(By the way, "donut" has been in use in the US for at least 100 years and all dictionaries allow it).
     
    Last edited: Apr 9, 2021
  23. solicitr

    solicitr Well-Known Member

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    Chaucer would probably disapprove of most every spelling in the OED. April not Aprille?
     
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  24. TheCadManFan

    TheCadManFan Active Member

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    It's Doughnut, you damn filthy heathens.

    [​IMG]

    I jest..... but it's still Doughnuts.

    ;)
     
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  25. theorganist

    theorganist Well-Known Member

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    Okay well I stand (well sit to be precise) corrected, although I made a quick straw poll of two Americans I know and they said doughnut but they have lived here for some time! However if British people are more likely to spell it as Donut then I fear the worse. It is irritating enough hearing radio/TV interviews with words such as "like", "so", "you know" making up half the words in a sentence. We will get to the point where half the Oxford dictionary has disappeared and the remainder will be of one or two syllables, altered beyond recognition or "new" words which only the youth of today understand! It fair chills the soul.
     
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  26. solicitr

    solicitr Well-Known Member

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    I blame the BBC's abandonment of BBC English.
     
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  27. GuitarMan

    GuitarMan Well-Known Member

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    I’m British and I say donut.

    but then I say train station so make of that what you will (can be a controversial phrase amongst spotters and photters in the UK)
     
  28. krustynuggets

    krustynuggets Well-Known Member

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    I'm also British, (though technically half Irish, but it matters not), and i can hardly speak or spell what would be called proper English, but can eat copious amounts of the sugary goodies in question no matter how you spell or speak it, ringed or filled with stuff, they all live happily ever after in my ever growing fat sack that is my belly........
     
  29. Crosstie

    Crosstie Well-Known Member

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    Hate to tell you this, but we're already just about there.
     
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  30. Crosstie

    Crosstie Well-Known Member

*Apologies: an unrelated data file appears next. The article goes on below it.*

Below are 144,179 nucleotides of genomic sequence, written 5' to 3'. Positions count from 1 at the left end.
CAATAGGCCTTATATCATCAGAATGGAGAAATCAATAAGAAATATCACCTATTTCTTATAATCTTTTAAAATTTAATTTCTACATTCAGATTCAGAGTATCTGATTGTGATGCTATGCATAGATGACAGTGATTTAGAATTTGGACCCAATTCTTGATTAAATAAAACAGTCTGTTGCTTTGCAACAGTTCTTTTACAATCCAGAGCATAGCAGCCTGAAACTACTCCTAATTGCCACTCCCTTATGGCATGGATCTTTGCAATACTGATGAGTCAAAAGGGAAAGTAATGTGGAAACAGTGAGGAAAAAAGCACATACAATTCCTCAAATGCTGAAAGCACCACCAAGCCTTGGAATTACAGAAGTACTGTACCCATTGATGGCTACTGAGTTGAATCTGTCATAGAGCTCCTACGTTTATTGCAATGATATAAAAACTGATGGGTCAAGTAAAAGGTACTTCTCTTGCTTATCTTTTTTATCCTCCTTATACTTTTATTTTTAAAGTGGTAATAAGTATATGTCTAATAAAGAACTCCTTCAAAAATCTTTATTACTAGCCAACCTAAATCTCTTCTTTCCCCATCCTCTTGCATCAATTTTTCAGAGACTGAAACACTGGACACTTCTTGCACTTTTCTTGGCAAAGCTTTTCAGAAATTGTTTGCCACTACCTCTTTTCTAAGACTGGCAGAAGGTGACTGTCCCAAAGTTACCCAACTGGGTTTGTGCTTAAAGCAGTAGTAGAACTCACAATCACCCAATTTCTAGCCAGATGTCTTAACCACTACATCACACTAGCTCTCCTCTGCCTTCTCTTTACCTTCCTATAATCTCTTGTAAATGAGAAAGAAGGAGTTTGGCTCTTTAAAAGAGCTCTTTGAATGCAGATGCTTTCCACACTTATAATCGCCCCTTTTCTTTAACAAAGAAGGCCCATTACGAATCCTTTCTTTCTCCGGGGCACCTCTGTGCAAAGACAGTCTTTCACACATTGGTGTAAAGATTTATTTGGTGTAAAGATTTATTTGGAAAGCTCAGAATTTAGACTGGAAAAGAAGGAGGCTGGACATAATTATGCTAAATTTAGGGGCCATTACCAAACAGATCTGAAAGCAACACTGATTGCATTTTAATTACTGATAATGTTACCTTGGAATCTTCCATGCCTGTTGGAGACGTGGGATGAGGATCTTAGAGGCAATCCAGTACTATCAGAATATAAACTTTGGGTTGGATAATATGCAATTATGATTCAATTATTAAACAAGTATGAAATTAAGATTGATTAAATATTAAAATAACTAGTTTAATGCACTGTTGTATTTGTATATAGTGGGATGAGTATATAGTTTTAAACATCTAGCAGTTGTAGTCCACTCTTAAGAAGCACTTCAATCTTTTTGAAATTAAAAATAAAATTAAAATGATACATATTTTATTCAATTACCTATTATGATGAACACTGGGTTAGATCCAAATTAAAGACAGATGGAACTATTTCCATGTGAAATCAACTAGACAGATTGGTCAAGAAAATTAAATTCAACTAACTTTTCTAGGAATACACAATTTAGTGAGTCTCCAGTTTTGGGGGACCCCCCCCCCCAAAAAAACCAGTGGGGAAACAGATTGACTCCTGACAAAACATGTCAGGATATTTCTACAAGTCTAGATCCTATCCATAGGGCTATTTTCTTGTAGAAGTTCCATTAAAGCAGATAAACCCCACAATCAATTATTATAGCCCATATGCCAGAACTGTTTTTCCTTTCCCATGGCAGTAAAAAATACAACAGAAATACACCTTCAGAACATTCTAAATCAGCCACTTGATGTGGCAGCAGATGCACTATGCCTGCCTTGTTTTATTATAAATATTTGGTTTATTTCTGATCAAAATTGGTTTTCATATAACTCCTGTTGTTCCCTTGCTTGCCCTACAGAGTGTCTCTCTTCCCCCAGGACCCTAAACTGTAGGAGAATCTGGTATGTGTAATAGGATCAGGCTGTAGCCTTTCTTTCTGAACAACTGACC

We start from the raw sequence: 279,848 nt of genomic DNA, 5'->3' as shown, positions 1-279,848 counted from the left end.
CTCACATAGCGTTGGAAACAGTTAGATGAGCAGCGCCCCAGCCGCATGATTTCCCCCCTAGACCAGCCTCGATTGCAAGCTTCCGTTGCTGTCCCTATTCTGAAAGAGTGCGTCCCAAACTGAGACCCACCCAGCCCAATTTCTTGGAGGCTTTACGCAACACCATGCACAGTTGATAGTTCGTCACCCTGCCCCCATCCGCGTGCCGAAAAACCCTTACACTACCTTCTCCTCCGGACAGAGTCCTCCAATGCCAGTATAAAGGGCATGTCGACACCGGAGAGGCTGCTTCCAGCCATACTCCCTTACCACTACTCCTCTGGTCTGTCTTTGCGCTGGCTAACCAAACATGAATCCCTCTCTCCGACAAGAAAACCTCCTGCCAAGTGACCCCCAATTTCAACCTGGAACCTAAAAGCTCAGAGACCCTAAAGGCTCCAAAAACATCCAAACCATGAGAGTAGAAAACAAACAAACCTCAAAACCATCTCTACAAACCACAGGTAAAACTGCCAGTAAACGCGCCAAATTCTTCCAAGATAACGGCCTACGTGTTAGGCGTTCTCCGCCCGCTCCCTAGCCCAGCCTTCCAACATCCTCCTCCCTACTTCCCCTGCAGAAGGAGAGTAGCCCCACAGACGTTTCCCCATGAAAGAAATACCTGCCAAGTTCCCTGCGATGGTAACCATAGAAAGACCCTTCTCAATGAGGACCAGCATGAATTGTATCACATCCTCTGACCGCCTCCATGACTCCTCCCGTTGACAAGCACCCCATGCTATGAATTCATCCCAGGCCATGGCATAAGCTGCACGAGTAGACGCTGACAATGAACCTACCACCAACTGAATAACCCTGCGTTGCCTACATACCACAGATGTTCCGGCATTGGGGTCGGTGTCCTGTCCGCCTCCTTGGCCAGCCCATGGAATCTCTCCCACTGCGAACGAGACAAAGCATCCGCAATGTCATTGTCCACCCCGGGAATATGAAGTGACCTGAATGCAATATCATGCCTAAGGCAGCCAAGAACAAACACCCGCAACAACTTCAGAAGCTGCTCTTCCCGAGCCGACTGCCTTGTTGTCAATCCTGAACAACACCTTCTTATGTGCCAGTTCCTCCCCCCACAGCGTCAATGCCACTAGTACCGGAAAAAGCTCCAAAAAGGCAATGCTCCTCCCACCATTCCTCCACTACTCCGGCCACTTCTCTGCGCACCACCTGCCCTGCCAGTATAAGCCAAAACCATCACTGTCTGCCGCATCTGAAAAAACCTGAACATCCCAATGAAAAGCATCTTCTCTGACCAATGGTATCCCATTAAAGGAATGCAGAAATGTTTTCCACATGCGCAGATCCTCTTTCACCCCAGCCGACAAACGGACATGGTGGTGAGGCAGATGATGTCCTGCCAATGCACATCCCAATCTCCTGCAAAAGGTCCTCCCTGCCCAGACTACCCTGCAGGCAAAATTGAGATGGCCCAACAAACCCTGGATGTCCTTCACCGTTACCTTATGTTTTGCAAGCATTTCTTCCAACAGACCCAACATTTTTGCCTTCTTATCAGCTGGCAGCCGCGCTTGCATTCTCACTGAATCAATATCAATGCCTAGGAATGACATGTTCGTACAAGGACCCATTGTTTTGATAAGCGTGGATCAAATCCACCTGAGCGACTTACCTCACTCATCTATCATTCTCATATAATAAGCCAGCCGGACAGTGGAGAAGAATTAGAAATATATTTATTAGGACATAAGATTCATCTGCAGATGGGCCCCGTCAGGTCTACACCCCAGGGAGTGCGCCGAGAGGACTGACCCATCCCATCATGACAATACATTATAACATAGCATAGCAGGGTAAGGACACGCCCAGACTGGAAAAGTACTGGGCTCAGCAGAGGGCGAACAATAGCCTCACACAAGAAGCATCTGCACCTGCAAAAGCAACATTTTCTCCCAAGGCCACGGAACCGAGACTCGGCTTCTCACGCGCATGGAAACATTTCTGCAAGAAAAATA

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    UK too, eh? We have no chance.
     
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  31. fizpix

    fizpix Well-Known Member

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    On the topic of doughnuts/donuts so apparently Japan uses red beans for inside a doughnut/donut I don't know why also in Japan this is how they say doughnut/donut ドーナツ this is the how they spell it
    Dōnatsu is how you pernounce it
     
  32. Blacknred81

    Blacknred81 Well-Known Member

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    Those red bean cakes? Have had a few, they are pretty good.
    dffe104c72137ccec973e64105a60bc6.jpg
     
  33. saltychipz#3569

    saltychipz#3569 Well-Known Member

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    Probably about 6 words all merged together
     
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  34. junior hornet

    junior hornet Well-Known Member

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    Right. Here is the definitive answer as written in the JED (Juniorhornet English Dictionary).

    DOUGHNUT: The yummy jam/jelly filled or ice topped cholesterol packed loveliness you get in bakers shops.

    DONUT: Those horrible fried ring things that taste of chip fat that you get at the seaside.
     
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  35. theorganist

    theorganist Well-Known Member

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    Oh yes we have had it for a few years. I think celebrities started it and now it seems to have become endemic. Even scholars, professors, professionals and others experts don't seem to be able to give a TV or Radio interval without the insertions of all these unnecessary and grammatically incorrect words. "I was like walking along the road you know, and like I saw an erm person like......." etc, etc.

    And starting sentences with so, where does that come from? I found myself doing the other day!

    Plus management speak, "lets run this idea up the flag pole and hopefully it will result in some blue sky thinking which we can then roll out to other advocates etc, etc".

    It drives me bonkers, I feel I am waging a one person war!
     
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  36. Crosstie

    Crosstie Well-Known Member

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    That's a millennial thing and they are culturally very powerful. Drives me crazy too.